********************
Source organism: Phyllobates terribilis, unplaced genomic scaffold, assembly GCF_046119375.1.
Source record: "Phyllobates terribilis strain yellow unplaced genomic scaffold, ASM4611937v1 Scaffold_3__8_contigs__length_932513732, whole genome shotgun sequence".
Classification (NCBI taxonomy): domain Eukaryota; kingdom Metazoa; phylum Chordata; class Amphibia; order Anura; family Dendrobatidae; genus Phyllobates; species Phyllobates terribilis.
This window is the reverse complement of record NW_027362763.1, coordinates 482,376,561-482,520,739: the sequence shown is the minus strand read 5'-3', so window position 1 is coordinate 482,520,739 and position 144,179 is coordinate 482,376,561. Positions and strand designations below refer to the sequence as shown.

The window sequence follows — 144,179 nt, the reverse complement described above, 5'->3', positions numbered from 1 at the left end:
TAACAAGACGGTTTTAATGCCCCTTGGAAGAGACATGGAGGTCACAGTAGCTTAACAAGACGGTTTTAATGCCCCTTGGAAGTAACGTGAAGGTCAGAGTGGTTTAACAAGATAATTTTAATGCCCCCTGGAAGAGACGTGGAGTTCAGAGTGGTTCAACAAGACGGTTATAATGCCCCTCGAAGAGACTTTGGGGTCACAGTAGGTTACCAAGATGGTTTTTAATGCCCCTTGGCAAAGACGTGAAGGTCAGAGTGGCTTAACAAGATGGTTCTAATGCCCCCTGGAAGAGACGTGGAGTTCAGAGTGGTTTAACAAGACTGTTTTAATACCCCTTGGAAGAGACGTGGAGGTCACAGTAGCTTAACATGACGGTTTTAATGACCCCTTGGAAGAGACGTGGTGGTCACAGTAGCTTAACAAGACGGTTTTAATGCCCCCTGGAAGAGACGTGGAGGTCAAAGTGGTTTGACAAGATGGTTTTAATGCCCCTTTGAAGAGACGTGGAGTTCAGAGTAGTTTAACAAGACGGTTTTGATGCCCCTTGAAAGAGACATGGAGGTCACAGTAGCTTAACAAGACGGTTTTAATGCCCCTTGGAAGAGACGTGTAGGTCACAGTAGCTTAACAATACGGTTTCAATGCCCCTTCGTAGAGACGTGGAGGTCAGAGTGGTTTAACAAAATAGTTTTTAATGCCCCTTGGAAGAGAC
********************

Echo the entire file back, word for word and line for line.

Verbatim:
Source organism: Phyllobates terribilis, unplaced genomic scaffold, assembly GCF_046119375.1.
Source record: "Phyllobates terribilis strain yellow unplaced genomic scaffold, ASM4611937v1 Scaffold_3__8_contigs__length_932513732, whole genome shotgun sequence".
Classification (NCBI taxonomy): domain Eukaryota; kingdom Metazoa; phylum Chordata; class Amphibia; order Anura; family Dendrobatidae; genus Phyllobates; species Phyllobates terribilis.
This window is the reverse complement of record NW_027362763.1, coordinates 482,376,561-482,520,739: the sequence shown is the minus strand read 5'-3', so window position 1 is coordinate 482,520,739 and position 144,179 is coordinate 482,376,561. Positions and strand designations below refer to the sequence as shown.

The window sequence follows — 144,179 nt, the reverse complement described above, 5'->3', positions numbered from 1 at the left end:
TAACAAGACGGTTTTAATGCCCCTTGGAAGAGACATGGAGGTCACAGTAGCTTAACAAGACGGTTTTAATGCCCCTTGGAAGTAACGTGAAGGTCAGAGTGGTTTAACAAGATAATTTTAATGCCCCCTGGAAGAGACGTGGAGTTCAGAGTGGTTCAACAAGACGGTTATAATGCCCCTCGAAGAGACTTTGGGGTCACAGTAGGTTACCAAGATGGTTTTTAATGCCCCTTGGCAAAGACGTGAAGGTCAGAGTGGCTTAACAAGATGGTTCTAATGCCCCCTGGAAGAGACGTGGAGTTCAGAGTGGTTTAACAAGACTGTTTTAATACCCCTTGGAAGAGACGTGGAGGTCACAGTAGCTTAACATGACGGTTTTAATGACCCCTTGGAAGAGACGTGGTGGTCACAGTAGCTTAACAAGACGGTTTTAATGCCCCCTGGAAGAGACGTGGAGGTCAAAGTGGTTTGACAAGATGGTTTTAATGCCCCTTTGAAGAGACGTGGAGTTCAGAGTAGTTTAACAAGACGGTTTTGATGCCCCTTGAAAGAGACATGGAGGTCACAGTAGCTTAACAAGACGGTTTTAATGCCCCTTGGAAGAGACGTGTAGGTCACAGTAGCTTAACAATACGGTTTCAATGCCCCTTCGTAGAGACGTGGAGGTCAGAGTGGTTTAACAAAATAGTTTTTAATGCCCCTTGGAAGAGAC